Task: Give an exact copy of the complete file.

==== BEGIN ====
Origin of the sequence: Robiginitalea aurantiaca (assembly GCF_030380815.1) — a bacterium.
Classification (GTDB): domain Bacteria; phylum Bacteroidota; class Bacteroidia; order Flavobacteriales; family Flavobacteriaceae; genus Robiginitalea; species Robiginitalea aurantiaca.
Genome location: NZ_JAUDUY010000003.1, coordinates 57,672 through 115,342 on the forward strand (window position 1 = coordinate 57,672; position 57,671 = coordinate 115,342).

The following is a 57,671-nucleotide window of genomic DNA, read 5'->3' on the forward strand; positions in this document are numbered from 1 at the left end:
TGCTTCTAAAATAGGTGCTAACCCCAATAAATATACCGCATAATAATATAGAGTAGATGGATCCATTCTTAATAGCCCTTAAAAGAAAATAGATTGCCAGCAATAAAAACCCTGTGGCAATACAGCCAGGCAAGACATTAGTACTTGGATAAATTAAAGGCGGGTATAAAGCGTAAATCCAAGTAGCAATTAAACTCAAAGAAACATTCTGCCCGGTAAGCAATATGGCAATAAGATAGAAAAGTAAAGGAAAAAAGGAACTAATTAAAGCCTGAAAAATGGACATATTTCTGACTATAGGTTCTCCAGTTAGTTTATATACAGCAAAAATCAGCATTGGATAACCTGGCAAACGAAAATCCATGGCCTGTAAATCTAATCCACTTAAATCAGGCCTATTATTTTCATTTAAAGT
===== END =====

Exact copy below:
Origin of the sequence: Robiginitalea aurantiaca (assembly GCF_030380815.1) — a bacterium.
Classification (GTDB): domain Bacteria; phylum Bacteroidota; class Bacteroidia; order Flavobacteriales; family Flavobacteriaceae; genus Robiginitalea; species Robiginitalea aurantiaca.
Genome location: NZ_JAUDUY010000003.1, coordinates 57,672 through 115,342 on the forward strand (window position 1 = coordinate 57,672; position 57,671 = coordinate 115,342).

The following is a 57,671-nucleotide window of genomic DNA, read 5'->3' on the forward strand; positions in this document are numbered from 1 at the left end:
TGCTTCTAAAATAGGTGCTAACCCCAATAAATATACCGCATAATAATATAGAGTAGATGGATCCATTCTTAATAGCCCTTAAAAGAAAATAGATTGCCAGCAATAAAAACCCTGTGGCAATACAGCCAGGCAAGACATTAGTACTTGGATAAATTAAAGGCGGGTATAAAGCGTAAATCCAAGTAGCAATTAAACTCAAAGAAACATTCTGCCCGGTAAGCAATATGGCAATAAGATAGAAAAGTAAAGGAAAAAAGGAACTAATTAAAGCCTGAAAAATGGACATATTTCTGACTATAGGTTCTCCAGTTAGTTTATATACAGCAAAAATCAGCATTGGATAACCTGGCAAACGAAAATCCATGGCCTGTAAATCTAATCCACTTAAATCAGGCCTATTATTTTCATTTAAAGT